Entertainment venues, big and small, are expanding in Las Vegas. What's behind it all?
Las Vegas is known for big shows on the Strip.
But casinos used to draw smaller showrooms, often times free, that people could watch while taking a break from the chaos of the casino floor.
While they aren’t as plentiful on the Strip anymore, smaller venues off the Strip are starting to grow. These are places where locals can hear the traditional late-night sounds of Las Vegas.
At the same time, casinos are investing a lot more in comedy clubs. They’re popping up all over the city, while also booking major comedians for theaters and arenas on the Strip.
What’s behind it all?
John Katsilometes said it's partly pent-up demand to leave the house and find an escape. With comedy venues in particular, they're easier to open and maintain thanks to low overhead and easier operations. And when discussing the expansion of local music venues, he says it only seems like a development because of the assumption Las Vegas has too few open — but that's not the case, and they certainly don't have to look far for talent to play them.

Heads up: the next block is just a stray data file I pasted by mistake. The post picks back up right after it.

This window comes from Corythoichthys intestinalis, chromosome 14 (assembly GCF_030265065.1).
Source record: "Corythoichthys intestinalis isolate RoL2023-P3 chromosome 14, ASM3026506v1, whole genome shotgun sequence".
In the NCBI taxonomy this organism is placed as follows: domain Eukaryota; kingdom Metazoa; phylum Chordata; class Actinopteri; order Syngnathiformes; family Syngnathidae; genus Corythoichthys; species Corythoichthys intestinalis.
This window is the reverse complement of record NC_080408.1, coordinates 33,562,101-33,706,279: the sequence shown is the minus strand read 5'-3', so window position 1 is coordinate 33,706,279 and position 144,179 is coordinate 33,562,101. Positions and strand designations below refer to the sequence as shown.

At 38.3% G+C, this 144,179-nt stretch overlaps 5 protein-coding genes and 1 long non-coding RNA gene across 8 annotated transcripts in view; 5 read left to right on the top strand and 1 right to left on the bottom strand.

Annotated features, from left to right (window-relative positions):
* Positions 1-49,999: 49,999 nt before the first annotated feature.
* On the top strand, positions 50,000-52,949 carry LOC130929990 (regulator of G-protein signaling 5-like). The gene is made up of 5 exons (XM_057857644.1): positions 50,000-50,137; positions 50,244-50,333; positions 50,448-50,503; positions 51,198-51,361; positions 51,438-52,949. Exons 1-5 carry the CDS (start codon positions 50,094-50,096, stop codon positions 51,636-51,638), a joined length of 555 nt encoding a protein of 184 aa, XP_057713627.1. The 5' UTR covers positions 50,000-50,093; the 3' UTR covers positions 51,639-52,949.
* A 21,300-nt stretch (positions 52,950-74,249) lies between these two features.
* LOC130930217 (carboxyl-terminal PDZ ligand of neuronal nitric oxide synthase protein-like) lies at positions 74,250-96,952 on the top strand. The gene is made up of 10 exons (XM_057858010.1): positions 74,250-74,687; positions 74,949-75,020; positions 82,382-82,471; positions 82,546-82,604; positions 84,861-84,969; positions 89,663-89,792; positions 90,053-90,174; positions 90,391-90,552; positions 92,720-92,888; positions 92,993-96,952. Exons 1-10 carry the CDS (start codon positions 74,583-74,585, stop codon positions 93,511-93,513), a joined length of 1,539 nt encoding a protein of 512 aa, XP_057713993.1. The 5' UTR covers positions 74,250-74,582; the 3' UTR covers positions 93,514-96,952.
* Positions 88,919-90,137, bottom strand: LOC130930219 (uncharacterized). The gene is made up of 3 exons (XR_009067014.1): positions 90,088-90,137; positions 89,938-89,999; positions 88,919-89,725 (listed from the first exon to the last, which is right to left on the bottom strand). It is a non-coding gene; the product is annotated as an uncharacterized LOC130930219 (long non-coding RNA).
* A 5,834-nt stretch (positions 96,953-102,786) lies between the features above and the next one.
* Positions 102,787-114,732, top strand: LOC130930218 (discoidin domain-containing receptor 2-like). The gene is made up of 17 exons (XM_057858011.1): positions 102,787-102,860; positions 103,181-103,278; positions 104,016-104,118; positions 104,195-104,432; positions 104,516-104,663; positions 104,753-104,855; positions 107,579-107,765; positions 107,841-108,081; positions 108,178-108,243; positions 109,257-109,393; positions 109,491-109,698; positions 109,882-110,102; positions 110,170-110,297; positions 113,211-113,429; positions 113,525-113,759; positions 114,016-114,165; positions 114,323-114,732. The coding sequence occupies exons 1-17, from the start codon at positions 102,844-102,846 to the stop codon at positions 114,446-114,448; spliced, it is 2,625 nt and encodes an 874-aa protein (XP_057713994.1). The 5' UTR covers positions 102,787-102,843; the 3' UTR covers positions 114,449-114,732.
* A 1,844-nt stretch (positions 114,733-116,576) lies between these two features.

"You've got to pay attention because they're out there ... there's a lot of talent in the city that can't get paid to play these places on the Strip, but they can make it happen off the Strip."
Kelly Clinton-Holmes, a singer and an all-around stage performer, said that cabaret-style clubs like the Sterling Club — where she serves as entertainment director — are thriving and multiplying due to the diversification of live jazz in Las Vegas and the desire for people to find a regular place catering to a more classic sound.
"I think jazz is many things ... people like the standards, they like the intricate music. My husband, Clint [Holmes], sings jazz and scat and all of that stuff. I think people are still just looking for more sophisticated, traditional music."
Luenell, who made a name for herself in a breakthrough role in 2006's Borat, counts herself as the only woman resident comic on the Strip. And in her current routine at Jimmy Kimmel's Comedy Club, Covid remains a constant laugh line — as well as a way of dispensing some necessary advice.
"While they did a good job of keeping the 'Rona out, they didn't do so good a job of keeping that bad breath in," she said. "I've stood next to people with a mask on, and I had a mask on, yet that bad breath is boiling over the top of that mask and slapping me in the face! So, chew a mint and wear the mask."
Guests: John Katsilometes, columnist, Las Vegas Review-Journal; Luenell, comedian, Jimmy Kimmel's Comedy Club; Kelly Clinton-Holmes, singer